Freeze fracture images of synaptic junctions in the retina of Macaca mulatta. The electron micrograph in the top panel shows two invaginating synapses between cone and horizontal cells in the outer plexiform layer of the retina. Arrows indicate regions of particle aggregation on the presynaptic side, candidate channels associated with vesicle release), the stars point to exposed internal specializations, candidate receptor sites, on the postsynaptic plasma membrane. The micrograph in the lower panel shows two postsynaptic processes of a dyad synapse in the inner plexiform layer. Arrows indicate aggregations of particles associated with the e-face of the freeze fracture replica. Upper micrograph reprinted from E. Raviola and N. B. Gilula, J. Cell Biol, 1975); lower micrograph courtesy of E. Raviola and G. Raviola. Figure 10 from Chapter 1 (The Cell Surface) of 'The Cell, 2nd Ed.' by Don W. Fawcett M.D. A PDF copy of the accompanying chapter is available on the ASCB's BioEDUCATE website.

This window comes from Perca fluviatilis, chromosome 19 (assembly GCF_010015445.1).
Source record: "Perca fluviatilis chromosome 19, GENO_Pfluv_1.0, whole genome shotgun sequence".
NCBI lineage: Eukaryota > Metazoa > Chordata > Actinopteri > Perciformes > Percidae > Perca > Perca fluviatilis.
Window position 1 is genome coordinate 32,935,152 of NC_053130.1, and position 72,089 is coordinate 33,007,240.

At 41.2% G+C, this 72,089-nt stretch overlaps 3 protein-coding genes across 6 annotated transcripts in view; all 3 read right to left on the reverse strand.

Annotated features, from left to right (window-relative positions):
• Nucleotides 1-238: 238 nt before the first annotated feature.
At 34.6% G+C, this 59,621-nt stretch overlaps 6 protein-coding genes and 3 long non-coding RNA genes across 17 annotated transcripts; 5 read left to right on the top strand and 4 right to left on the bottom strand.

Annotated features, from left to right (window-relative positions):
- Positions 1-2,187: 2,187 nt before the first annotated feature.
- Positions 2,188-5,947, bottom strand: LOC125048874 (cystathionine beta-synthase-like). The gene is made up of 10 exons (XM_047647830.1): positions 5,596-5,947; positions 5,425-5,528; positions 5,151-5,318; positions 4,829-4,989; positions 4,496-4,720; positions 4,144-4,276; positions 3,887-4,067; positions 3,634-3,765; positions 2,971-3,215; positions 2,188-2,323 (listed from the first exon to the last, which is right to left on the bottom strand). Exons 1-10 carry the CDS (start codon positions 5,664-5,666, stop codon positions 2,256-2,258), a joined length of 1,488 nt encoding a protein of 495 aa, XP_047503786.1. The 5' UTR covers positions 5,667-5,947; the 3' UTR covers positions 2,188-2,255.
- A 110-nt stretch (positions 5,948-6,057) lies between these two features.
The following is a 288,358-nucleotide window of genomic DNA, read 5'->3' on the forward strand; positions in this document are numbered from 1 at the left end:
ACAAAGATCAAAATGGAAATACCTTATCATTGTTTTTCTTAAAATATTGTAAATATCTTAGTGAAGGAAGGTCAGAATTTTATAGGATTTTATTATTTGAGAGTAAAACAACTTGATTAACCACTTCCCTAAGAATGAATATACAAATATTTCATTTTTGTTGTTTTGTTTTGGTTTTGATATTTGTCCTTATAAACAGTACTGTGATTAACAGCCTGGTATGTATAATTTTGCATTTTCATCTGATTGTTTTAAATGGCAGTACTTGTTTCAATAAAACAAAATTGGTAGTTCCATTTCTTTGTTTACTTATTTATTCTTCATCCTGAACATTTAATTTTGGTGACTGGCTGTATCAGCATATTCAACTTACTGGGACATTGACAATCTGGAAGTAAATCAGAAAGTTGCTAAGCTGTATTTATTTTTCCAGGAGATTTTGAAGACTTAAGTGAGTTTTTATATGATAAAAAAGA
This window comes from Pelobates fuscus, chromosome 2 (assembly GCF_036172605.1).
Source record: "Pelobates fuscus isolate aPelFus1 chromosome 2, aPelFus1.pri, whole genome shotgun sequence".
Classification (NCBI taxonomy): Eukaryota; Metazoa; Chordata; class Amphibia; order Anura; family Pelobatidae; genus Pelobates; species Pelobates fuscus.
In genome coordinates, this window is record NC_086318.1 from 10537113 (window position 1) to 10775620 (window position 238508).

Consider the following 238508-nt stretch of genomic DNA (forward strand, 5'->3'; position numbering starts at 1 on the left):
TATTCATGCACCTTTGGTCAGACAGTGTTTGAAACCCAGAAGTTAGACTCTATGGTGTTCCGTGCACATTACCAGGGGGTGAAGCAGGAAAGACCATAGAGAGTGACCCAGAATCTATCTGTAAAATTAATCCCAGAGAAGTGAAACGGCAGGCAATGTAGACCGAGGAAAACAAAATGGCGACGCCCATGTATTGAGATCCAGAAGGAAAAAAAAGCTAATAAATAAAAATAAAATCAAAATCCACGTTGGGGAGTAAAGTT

With the freeze-fracture technique, tissue is rapidly frozen and cracked to shear along zones of weakness. Cleavage of membranes occurs along the hydrophobic interior of the lipid bilayer to reveal views of a "p-face" (the outwardly-facing inner half of the membrane) and an "e-face" (the inwardly-facing outer half of the membrane), and a metallic replica is made of the fractured surface. The intramembranous particles represent integral membrane proteins.
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